How to price your jewelry so you can pay your rent every month!
Are you pricing your jewelry to
incorporate your overhead? Do you even think about it, or do you just
throw a number out there and hope for the best? Staying positive and
having faith are great on an energetic level, however, if you are
trying to run a business, you’ll probably want to price your
product with a solid understanding of your expenses and your goals.
I are asked about pricing all the time. Pricing your jewelry is a
very touchy subject for many of reasons. If you price it too low, you
cheapen your brand and can become stuck in the low pricing syndrome.
If you price your work too high, you risk pricing yourself out of the
market until you have an established brand. How do you actually find
the sweet spot with your pricing so that you can cover your expenses
AND make a profit every month.
before you get started.
What are the COGs associated with
each piece you design? COGs are things like materials and labor.
What are your total monthly
expenses for your other costs in your business? Or what is your
need to take a look at your volume.
Do you sell roughly the same
amount of pieces every month?
Or does your volume vary
significantly month over month?
the markers that will determine how to incorporate your overhead into
your jewelry pricing.
Let’s take option #1. If you sell
roughly the same amount of pieces every month, you can use this
Calculate your total overhead.
Divide that number by the number
of pieces that you sell every month.
You’ll end with a per piece
overhead and you estimated selling 100 pieces per month, you would
add $10 to each piece as you were pricing.
you have a business where the pricing range per piece of jewelry
varies widely or you sell a different number of pieces every month
the formula in the first option won’t work. In this case, you need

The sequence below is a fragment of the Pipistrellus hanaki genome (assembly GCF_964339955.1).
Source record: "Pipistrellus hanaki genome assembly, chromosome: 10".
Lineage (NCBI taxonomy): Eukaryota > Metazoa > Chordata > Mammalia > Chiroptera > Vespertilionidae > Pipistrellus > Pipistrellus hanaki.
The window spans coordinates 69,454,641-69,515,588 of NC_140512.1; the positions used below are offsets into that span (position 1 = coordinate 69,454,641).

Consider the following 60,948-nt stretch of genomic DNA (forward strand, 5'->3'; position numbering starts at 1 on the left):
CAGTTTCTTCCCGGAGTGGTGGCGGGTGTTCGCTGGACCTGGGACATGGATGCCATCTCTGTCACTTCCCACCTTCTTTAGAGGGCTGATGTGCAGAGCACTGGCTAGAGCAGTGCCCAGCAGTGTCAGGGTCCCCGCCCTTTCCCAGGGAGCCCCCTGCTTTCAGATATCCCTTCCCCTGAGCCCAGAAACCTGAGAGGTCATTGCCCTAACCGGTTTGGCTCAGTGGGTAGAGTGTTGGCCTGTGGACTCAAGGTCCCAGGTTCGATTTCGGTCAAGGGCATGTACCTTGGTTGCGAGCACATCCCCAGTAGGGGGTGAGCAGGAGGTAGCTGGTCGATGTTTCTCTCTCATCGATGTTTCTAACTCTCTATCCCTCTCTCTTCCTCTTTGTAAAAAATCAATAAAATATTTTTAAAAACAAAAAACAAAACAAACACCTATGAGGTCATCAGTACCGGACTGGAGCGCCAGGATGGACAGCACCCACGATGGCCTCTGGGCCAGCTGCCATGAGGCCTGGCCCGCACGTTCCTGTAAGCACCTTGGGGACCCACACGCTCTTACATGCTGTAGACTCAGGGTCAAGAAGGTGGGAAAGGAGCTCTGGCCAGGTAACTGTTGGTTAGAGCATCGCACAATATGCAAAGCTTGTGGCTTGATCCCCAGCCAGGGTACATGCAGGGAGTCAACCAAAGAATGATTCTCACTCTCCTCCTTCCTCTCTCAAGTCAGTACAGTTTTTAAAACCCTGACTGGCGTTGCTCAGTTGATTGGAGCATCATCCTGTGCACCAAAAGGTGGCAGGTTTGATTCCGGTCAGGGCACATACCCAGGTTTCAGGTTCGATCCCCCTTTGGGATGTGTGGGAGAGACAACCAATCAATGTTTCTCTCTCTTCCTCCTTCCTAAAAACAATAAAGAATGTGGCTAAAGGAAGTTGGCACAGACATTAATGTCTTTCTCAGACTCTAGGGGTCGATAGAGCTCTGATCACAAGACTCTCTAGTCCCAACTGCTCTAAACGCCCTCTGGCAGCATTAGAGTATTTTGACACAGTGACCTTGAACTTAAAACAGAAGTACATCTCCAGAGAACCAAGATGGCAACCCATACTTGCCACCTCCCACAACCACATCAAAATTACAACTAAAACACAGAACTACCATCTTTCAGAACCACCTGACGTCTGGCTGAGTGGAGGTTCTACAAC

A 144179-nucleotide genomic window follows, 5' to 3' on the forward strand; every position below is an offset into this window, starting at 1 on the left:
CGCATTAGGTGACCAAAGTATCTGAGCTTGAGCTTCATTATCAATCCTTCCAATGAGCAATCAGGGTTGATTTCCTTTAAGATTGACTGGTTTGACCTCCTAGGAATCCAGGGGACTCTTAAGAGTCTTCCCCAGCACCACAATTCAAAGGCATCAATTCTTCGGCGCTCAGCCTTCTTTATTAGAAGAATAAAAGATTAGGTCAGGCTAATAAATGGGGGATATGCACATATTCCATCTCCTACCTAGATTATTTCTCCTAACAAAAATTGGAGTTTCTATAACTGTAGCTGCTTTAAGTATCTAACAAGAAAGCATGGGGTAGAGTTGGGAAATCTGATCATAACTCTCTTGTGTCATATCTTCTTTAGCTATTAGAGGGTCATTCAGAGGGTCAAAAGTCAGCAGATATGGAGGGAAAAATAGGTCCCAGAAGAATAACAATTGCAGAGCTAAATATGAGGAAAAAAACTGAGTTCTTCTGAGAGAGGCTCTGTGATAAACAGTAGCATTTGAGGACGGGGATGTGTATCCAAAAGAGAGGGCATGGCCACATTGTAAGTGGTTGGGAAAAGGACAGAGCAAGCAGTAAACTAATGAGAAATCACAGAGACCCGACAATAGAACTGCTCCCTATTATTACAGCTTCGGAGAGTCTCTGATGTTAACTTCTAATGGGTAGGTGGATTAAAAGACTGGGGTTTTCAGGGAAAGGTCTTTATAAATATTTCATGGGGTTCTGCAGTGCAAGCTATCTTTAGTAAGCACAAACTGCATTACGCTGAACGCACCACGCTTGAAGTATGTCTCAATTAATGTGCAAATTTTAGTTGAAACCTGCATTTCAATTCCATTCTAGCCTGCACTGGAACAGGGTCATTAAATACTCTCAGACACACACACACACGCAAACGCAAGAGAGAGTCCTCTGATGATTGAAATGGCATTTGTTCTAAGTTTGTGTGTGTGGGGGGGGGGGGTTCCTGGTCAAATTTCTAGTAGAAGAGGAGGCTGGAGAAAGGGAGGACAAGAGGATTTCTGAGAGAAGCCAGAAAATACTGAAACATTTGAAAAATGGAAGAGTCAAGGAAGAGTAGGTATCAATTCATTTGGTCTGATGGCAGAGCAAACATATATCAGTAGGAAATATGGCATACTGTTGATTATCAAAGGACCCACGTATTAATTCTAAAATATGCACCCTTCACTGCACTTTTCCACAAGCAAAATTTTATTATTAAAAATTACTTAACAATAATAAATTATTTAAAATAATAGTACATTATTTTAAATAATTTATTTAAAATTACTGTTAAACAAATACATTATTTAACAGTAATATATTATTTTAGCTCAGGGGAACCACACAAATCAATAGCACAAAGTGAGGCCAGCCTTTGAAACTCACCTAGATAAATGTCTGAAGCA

to work backwards.
Figure out your monthly expenses
Take a look at the margin in your
pricing so you can understand exactly how much profit you make.
Then make sure that you sell that
volume in order to cover your expenses.
current business model. I understand what I need to bring on from a
profit stand-point, instead of per item. So let’s say I have an
overhead of $1000 a month and a margin of 50% on my work. My average
piece of jewelry costs $1000 and the cost to make it is $500. I would
need to sell 2 pieces at $1000 to cover my monthly overhead of $1000.
dance. You may need to adjust your method from time to time.
Unfortunately, it’s not an exact science.
profit is to start with the end in mind. If you start every month
with clearly defined profit goals, you are able to work backwards to
understand what you need to sell in order to make those goals. The
big picture is a lot more detailed than a simple pricing formula
regardless of your business model. It’s important to look at your
profit goals first, make sure you account for paying yourself and
work on generating cash flow to cover your expenses along the way.
designer and founder of Flourish & Thrive Academy, an active community of dynamic jewelry designers who share design
tips, sales successes and marketing secrets.
F&TA began as a
solution to a problem many new jewelry designers face: how to treat their
business like a business instead of a hobby. It has evolved into an answer to
the plea, “I wish there was somewhere I can learn everything there is to know
about starting a jewelry business so I can focus on being creative and work on
the big picture.”
Tracy and Robin are offering a free Q&A call for any designers who have business
Do you have any burning jewelry design questions?
Sign up for their live Q&A call……it’s FREE
The call is Wednesday at 12 noon EDT. They’ll be on the phone to answer questions.
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